After a tearful goodbye to Bath, we moved on to London. There was a lot of sniffling on the two-hour bus ride there. In just 12 days, we had all gotten incredibly close with the English kids. But, as they say, the show must go on, right?

We spent our first few hours in London wandering around Covent Garden. After a lovely dinner, we headed over to the West End to see a production of Priscilla, Queen of the Desert. However, by this point, it had started raining. No, a more accurate word is pouring. In the four or five blocks between the restaurant and the theater, we all got completely soaked. But it was worth it. Priscilla, about three drag queens crossing the Australian desert, was the most uproarious, crazy, hilarious thing I have ever seen. It even involved some audience participation, and I am proud to say that I made my England debut dancing that night (along with two other A.C.T.ers)!

We spent the next day seeing as much of London as we could in a day. After a wonderfully narrated tour of Buckingham Palace, Westminster Abbey, and Big Ben (to name a few), we ended up at the National Theatre for a technically and expressively flawless production of Phèdre. The acting in this super intense Greek tragedy was superb. We all sat there with our mouths gaping in awe.

And then, before we knew it, it was time to leave. Now, at home, England feels like years ago. I’ll never really be able to describe the whole experience in writing, but I can safely say it was the best two weeks of my life. More than anything else, the camaraderie that enveloped us all by the end of the trip was so powerful that I can still feel traces of it here. It’s amazing how nostalgic I can feel for an experience that was, in actuality, so short. I grew as both an actor and a person more than I ever could’ve expected. And so, as simple as this may be, I miss it so much. Well, I suppose all I can do is write a few more therapeutic blogs and bite the bullet. The show must go on.

Anya Richkind (fourth from the right) with her fellow YC students
and their British counterparts in London

What Do You Know?

Thursday, August 13, 2009

posted by Mairin Lee, A.C.T. Master of Fine Arts Program class of 2010
Each summer, several students from the A.C.T. Master of Fine Arts Program take on the task of teaching and mentoring their younger colleagues in the Young Conservatory, solidifying what they’ve learned in the graduate program by passing it on to the next generation of theater artists. Mairin Lee, who will receive her M.F.A. degree from A.C.T. next May, describes the challenges and joys of stepping into the instructor’s role.

There’s nothing like hanging out with a bunch of third-graders to remind me of the following exchange from Oscar Wilde’s The Importance of Being Earnest:

LADY BRACKNELL: . . . I have always been of the opinion that a man who desires to get married should know either everything or nothing. Which do you know?

JACK: (after some hesitation) I know nothing, Lady Bracknell.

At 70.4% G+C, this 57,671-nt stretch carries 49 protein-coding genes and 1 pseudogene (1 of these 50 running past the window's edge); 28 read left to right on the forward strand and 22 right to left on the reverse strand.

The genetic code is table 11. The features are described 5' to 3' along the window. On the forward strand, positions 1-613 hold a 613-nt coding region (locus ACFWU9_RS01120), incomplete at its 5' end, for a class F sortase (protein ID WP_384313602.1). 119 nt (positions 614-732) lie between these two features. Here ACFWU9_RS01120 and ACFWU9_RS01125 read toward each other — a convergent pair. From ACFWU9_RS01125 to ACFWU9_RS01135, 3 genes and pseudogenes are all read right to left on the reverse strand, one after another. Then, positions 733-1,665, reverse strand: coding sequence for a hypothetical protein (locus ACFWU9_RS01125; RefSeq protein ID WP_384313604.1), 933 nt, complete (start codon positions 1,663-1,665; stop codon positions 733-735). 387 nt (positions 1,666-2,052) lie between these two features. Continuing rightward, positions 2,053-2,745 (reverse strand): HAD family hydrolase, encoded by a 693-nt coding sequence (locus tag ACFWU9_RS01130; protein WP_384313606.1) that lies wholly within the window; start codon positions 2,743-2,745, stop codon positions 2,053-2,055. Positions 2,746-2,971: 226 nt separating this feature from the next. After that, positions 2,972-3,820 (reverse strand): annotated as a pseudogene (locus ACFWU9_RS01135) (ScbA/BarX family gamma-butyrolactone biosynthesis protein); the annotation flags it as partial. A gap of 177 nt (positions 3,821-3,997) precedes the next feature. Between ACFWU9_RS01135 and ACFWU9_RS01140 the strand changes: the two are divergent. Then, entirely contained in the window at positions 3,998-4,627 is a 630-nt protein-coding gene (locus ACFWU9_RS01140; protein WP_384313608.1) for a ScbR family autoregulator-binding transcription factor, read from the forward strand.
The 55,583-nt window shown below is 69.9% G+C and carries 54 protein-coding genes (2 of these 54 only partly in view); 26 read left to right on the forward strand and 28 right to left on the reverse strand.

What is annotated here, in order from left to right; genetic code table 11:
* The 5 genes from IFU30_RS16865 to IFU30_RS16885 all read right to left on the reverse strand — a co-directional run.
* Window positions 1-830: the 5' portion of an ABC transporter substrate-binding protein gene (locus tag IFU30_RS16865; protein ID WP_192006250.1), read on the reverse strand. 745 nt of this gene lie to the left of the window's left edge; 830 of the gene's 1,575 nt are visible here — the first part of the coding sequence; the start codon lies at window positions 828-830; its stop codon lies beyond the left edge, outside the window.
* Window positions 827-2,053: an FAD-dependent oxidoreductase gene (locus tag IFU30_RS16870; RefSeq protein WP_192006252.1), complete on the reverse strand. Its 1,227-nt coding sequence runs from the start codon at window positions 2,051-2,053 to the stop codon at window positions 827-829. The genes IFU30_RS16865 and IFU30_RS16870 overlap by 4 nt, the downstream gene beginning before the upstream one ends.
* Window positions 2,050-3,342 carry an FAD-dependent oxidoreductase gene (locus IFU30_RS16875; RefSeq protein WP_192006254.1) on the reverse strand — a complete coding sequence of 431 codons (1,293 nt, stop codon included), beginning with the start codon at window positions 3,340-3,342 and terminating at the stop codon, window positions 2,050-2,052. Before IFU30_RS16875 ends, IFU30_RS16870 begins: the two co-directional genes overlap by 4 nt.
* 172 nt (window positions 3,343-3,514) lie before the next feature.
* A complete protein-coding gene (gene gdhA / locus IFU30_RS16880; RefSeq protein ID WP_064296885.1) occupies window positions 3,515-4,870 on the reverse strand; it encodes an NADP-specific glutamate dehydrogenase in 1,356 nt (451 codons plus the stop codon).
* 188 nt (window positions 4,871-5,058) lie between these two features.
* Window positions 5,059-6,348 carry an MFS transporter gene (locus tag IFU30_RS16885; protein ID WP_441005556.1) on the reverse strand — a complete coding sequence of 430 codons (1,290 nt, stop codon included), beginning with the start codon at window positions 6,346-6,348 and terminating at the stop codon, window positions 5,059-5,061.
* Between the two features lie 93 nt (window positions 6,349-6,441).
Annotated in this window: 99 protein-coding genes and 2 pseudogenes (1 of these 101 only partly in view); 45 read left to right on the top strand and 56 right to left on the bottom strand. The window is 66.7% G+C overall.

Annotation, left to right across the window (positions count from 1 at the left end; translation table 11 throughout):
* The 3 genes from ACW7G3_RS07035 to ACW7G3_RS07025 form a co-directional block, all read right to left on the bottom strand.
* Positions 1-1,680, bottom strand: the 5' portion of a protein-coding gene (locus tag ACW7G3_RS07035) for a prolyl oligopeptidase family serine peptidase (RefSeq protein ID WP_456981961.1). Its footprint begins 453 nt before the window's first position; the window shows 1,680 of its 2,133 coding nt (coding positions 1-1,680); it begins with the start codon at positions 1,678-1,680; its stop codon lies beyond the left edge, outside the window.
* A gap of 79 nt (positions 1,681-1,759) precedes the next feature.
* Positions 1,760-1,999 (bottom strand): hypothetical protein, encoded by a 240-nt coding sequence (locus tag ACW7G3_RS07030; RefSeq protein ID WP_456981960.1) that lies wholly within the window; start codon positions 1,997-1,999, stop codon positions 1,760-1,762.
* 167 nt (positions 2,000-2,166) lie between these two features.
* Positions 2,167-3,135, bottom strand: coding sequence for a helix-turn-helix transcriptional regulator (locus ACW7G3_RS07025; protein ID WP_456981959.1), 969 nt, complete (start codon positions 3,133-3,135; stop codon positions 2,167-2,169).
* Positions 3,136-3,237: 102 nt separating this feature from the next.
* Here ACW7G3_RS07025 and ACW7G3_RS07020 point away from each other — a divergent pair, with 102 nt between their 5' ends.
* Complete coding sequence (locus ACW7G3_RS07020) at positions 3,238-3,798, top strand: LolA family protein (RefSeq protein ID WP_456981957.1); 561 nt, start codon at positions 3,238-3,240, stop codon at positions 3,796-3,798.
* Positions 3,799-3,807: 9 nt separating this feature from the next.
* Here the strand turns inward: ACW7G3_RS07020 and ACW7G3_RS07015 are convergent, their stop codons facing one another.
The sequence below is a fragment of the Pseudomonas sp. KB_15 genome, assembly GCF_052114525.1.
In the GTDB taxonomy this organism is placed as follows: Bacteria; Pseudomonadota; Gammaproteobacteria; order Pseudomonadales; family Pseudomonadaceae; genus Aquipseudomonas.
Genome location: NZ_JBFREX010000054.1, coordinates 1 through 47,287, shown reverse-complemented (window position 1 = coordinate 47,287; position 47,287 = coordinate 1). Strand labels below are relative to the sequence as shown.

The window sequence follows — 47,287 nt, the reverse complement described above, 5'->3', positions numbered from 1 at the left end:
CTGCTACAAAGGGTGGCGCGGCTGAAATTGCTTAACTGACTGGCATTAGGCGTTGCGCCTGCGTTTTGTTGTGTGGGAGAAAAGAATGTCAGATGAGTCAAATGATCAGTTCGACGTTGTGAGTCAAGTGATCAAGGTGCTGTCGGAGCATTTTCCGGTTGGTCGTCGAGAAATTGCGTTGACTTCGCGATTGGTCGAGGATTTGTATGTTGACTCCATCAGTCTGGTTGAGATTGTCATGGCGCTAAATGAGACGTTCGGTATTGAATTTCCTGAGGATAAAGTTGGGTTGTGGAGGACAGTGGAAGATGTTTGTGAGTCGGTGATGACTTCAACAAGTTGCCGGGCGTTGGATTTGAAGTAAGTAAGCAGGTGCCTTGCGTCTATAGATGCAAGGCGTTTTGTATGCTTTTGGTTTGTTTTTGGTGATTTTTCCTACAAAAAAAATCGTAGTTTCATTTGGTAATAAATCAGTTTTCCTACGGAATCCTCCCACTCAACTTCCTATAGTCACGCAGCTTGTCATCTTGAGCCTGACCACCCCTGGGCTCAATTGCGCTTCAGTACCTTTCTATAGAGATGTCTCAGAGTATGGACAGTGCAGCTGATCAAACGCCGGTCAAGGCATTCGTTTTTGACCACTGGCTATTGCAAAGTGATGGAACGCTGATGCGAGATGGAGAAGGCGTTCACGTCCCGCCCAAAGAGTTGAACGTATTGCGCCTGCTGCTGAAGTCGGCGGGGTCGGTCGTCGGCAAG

No bachelor am I, yet teaching physical characterization and improvisation to some of the world’s most impressive juniors leaves me feeling like one moment I’ve got it all figured out and the next feeling quite like Mr. Jack Worthing.

But this story has a prelude, and that begins eight years ago, when I took my first steps into A.C.T. as a student in the Young Conservatory. Two years ago, I made a jubilant return, this time as a member of the M.F.A. Program class of 2010. Two weeks ago, I entered the classroom once again, except now I was—oh my—the TEACHER.

It’s not my maiden voyage as an instructor—I’ve taught acting in places as diverse as the San Francisco Opera Guild and a South African township—but getting to teach for the very institution where I began my own theatrical journey is, to say the least, a privilege.

Faced with the task of leading a movement-oriented class for eight-, nine-, and ten-year-olds, I readied myself with a long-term goal for the session as well as daily lesson plans. On the first day, I watched as five children entered the room, shrugged off their backpacks, and eyed me with a mix of suspicion and amusement. I welcomed them and introduced myself, but before I could get another word out, one of the young girls asked me how many times she was allowed to die per class.

Paging Jack Worthing to Studio 8D.

After the quick second I gave myself to be stunned, I answered, “As many times as you like, as long as you die a different way each time.”

The surprises have been nonstop ever since. I’ve witnessed these hungry little actors transform themselves again and again; we’ve encountered aliens, animals (particularly the nocturnal kind—seems to be a theme), humans of all dispositions and ages, raindrops that walk, and brushfires that talk. You name it, they’ve brought it to life.

We laugh a lot. We talk about our experiences. We explore infinite ways to walk across a room. Their voices are so pure; their dreams so unbridled. I learn from their gusto, their commitment, their imagination. I’m also learning that I know a lot more than I thought. That I’m able to articulate ideas better than I realized. That, even after these eight years, I could spend so many more in these studios and still have a world of questions before me. And I think, ultimately, that’s why I’m in this crazy business of acting. Not necessarily for the answers. But for the questions.

So as for this teaching thing . . . Exhilarating? Yes. Challenging? Yes. Completely and totally worth it? Yes, yes, and yes.

Our First Week in England

Friday, August 7, 2009

posted by Anya Richkind, A.C.T. Young Conservatory student

Every other year, students from A.C.T.’s Young Conservatory go to England to develop a new play written for young actors as part of an ongoing exchange program with Theatre Royal Bath. This year, a group of Young Conservatory and M.F.A. Program students travels to Bath to work on Riot, a brand-new play by Irish author Ursula Rani Sarma, which will receive its world premiere production at A.C.T. in April 2010. Anya Richkind, a junior at San Francisco’s Lick-Wilmerding High School, writes about her first week of making theater across the Atlantic.